Whether you go to an office every day or are one of the many people who now work from home, creating a workspace with an ergonomically correct desk, chair and computer monitor position can go a long way to prevent back, neck, wrist and shoulder pains formally known as work-related musculoskeletal disorders (MSDs).
Work-related MSDs can be prevented with the proper use of ergonomics, the practice of fitting a workspace to the individual. In fact, ergonomics can help increase productivity while reducing the risk of muscle fatigue and a number of work-related MSDs, according to the Occupational Safety and Health Administration (OSHA).
Here’s what you need to know about organizing a work setup that supports—rather than hurts—your health.
What Is Ergonomics?
Sometimes employees are assigned to workstations and expected to work with what they’re given, says Julie Dorsey, an occupational therapist who specializes in ergonomics and an associate professor at Ithaca College in New York. Ergonomics, on the other hand, takes a different approach.
“Ergonomics is looking for ways to improve the fit between the work and the worker to support health, well-being and productivity,” says Dorsey.
This means fitting the environment to the worker and not the other way around—for example, designing workstations with the flexibility to support a variety of heights, working postures and preferences.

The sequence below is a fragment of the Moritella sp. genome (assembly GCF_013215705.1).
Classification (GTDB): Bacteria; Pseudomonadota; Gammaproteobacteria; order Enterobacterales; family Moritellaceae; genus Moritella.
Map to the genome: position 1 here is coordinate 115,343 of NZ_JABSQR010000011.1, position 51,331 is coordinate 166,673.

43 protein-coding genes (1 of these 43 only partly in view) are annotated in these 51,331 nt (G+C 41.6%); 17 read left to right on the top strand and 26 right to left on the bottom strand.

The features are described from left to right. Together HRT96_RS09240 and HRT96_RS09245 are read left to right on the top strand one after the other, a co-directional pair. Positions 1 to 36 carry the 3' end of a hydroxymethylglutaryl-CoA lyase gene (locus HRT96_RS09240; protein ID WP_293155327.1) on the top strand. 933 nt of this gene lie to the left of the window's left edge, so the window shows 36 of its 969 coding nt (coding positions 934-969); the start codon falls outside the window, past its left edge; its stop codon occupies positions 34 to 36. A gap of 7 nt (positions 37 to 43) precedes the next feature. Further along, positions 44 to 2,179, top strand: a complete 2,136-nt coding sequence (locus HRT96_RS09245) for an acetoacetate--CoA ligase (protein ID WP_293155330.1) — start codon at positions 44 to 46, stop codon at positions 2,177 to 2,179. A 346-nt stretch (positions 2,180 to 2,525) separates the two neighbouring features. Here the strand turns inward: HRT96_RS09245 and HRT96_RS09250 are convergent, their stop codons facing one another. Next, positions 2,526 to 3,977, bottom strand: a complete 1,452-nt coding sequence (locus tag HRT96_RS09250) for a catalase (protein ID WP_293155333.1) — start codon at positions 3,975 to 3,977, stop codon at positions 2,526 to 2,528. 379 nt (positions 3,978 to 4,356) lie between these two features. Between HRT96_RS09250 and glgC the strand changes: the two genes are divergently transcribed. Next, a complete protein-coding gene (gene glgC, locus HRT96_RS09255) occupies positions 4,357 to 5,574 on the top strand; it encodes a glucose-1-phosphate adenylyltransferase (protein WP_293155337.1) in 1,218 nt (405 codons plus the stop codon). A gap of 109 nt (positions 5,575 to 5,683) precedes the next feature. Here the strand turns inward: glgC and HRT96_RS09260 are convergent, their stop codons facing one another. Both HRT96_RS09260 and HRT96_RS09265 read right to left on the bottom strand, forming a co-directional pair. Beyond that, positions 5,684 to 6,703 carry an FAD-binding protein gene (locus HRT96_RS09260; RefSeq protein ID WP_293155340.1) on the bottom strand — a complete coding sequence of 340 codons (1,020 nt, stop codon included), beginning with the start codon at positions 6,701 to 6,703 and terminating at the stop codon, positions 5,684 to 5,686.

3 Ways Poor Office Ergonomics Can Hurt Your Health
Work-related MSDs are among the most frequently reported causes of lost or restricted work time, according to OSHA.
“When we work in awkward postures, have repetitive motions, have poor lighting etc., our bodies are forced to adapt, which causes strain on our muscles, joints, eyes and body as a whole,” says Dorsey.
Here are a few negative health effects that can result from poor desk ergonomics.
Many people suffer from computer vision syndrome (CVS), a combination of eye irritation, dryness, double vision and blurred vision, from working on a computer for hours on end, according to a study in the Survey of Ophthalmology. CVS can lead to headaches, as well as neck, shoulder and back pain, according to the American Optometric Association.
“Poor lighting (too much or too little ambient light and a lack of task lighting) can contribute to headaches and eye strain,” says Dorsey. “Our brain doesn’t want us to see things blurry, so we make unconscious adjustments in order to accommodate for poor lighting. People might squint or bend their neck and/or trunk forward to get closer to the monitor.”
Anti-glare filters and the correct positioning of a computer monitor may alleviate these problems.
Back and Neck Pain
“Upper back and neck discomfort is very common, and it’s sometimes accompanied by low back pain as well,” says Dorsey. “The culprit is often lack [of] a supportive chair and a desk surface that’s too high in relation to the chair (a high desk surface places the keyboard and monitor too high), though it varies by person and by workstation.”
Back pain can be caused by damaged spinal structures, which can stem from poor sitting posture and prolonged periods of sitting.